Learning a New Language… Again
When I was in high school and university, I studied Spanish. During my second year, I mixed up courses and didn’t have the right credits to continue with Spanish, and didn’t need more language credits to graduate, so I stopped. One of my regrets today was not continuing to take Spanish.
However, in regards to second languages I know, my Spanish proficiency is definitely better than the Turkish I learned during my two years in Ankara. I have been trying to re-learn Spanish over the past year because, simply, I love the language. I am hoping to join a language exchange in the Fall, and have been using the Memrise app, but, the best experience so far was my recent holiday in Mexico. A week later, I feel like my understanding of Spanish improved. I started to remember vocabulary and grammar I have not thought about in a long time. Reflecting on some moderate success over the past week, these are my tips for re-learning a language (from easy to challenging).
**I have written about my experiences with English and Spanish, but I believe this could be applied to language learning in general:
Easy: Watching a movie in English with Spanish subtitles – this allows you to see the correlation between English and Spanish words.
Moderate: Watching a movie in Spanish with English subtitles – this allows you to hear the word spoken more naturally in Spanish, with the English translation for back up.
Challenging: Watching a movie or television show you already know well, but in Spanish, is a great way to practice listening. Are there any words you can pull out that you understand? (Because the weather was exceedingly hot, we spent a lot of time indoors watching all three types of television.)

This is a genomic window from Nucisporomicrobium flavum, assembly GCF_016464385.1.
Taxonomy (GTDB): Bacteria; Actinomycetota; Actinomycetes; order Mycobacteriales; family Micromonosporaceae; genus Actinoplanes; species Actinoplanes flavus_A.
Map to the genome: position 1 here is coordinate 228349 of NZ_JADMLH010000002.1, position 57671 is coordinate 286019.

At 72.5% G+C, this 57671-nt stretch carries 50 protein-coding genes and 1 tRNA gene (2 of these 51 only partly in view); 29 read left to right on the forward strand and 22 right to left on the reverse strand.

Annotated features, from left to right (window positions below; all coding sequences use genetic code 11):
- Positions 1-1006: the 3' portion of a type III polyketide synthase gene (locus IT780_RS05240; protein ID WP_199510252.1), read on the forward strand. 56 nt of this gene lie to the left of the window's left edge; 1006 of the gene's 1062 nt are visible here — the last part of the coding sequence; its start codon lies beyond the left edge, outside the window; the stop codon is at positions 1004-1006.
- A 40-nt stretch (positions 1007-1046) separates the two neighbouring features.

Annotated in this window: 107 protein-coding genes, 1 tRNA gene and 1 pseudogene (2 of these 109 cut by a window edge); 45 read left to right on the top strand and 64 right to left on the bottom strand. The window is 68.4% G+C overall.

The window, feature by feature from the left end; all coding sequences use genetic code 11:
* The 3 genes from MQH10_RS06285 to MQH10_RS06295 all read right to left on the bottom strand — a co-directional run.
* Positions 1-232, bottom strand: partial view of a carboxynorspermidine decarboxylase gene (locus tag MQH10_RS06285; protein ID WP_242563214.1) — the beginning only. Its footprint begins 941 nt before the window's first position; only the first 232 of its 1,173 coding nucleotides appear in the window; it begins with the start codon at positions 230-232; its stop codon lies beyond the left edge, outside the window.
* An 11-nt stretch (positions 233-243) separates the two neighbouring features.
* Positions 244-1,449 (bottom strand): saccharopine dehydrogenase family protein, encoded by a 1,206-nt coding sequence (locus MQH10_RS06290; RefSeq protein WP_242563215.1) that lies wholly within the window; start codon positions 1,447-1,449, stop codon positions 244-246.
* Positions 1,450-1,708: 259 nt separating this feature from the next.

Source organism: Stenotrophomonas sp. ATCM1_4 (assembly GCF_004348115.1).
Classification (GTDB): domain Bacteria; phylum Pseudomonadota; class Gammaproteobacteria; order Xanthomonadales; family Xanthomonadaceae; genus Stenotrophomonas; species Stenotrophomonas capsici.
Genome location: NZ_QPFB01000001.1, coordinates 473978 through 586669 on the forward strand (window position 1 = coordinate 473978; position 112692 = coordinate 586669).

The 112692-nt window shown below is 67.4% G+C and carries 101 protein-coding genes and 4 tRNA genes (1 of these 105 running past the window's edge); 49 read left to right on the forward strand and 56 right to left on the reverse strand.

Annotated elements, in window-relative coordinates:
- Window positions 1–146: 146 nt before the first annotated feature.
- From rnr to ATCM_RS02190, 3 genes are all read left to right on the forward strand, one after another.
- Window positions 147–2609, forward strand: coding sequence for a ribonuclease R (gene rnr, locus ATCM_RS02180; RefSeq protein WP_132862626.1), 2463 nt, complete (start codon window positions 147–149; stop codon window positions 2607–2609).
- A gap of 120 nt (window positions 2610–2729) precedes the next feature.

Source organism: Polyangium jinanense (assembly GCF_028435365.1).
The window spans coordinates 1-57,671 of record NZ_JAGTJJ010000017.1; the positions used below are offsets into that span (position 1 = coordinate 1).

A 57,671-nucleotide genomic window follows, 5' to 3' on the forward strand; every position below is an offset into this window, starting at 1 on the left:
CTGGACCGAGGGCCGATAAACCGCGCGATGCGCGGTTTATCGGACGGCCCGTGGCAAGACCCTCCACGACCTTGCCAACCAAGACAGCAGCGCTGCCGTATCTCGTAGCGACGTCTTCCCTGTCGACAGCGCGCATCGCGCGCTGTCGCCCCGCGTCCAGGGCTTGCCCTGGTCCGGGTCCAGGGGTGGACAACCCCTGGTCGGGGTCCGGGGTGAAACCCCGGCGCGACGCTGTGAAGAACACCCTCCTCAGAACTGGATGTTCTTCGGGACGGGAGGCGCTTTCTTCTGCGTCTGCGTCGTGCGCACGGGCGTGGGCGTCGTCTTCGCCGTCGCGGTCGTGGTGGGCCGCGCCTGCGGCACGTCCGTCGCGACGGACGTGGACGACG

Easy: Google Translate is available on your phone, and can be downloaded as an app. If you download the app, you don’t need to use data and can translate directly from English into Spanish. This opens up the possibility of just showing your phone screen to people to communicate (but where is the fun in that ?)
Moderate: Translate from English into Spanish, listen to the translation, and memorize phrases to use at specific times. My phrases for the week included, Estoy bien (I’m fine), ¿cómo se dice? (how do you say), abre la puerta! (open the door – because we were stuck on a bus a few times).
Challenging: Remember verbs that are used a lot – Poder (can) and Estar (to be), and how to conjugate and use them in sentences. I discovered you could use poder a lot. Something I’m sure my high school Spanish teacher told me, but I had promptly forgotten:
Puedo hablar un poco español (I can speak a little Spanish), ¿puedes hablar español ? (Can you speak Spanish?) ¿puedo tener una bottella de agua? (Can I have a bottle of water ?)
This leads to attempting to use object pronouns as well ¿me puedes dar una cerveza? (Can you give me a beer ? )
Easy: If you are using Google Translate, there is a function where you can star words and phrases and create your own phrasebook. This makes it easy to review phrases and words you’ve already looked up.
Moderate: Write down new words from subtitles, print, books, signs – and review both them and their translations.
Challenging: Ask people that speak both English and Spanish for their translations, by using Spanish (¿cómo se dice…?). This was when I asked an 8 year old girl how to say tasty in Spanish (sabroso). I felt very successful afterwards. The key is to remember and then review, by using the word as much as you can.
Easy: Memorizing and reviewing vocabulary and phrases you’ve learned in Spanish. You can use flashcards or an app.
Moderate: Translating English words and phrases into Spanish – easy to do with a cue card, one side English, the other Spanish, or an app.
Challenging: Using the language with people that speak the language. Not everyone you speak to will understand what you are saying, or be patient with the process. However, this is also a powerful tool because you are getting instant, expert feedback. It is also very gratifying to have a successful conversation, even if it is short and only involved giving directions to a cab driver. Small successes eventually lead to more success !
Until next time, ¡hasta luego!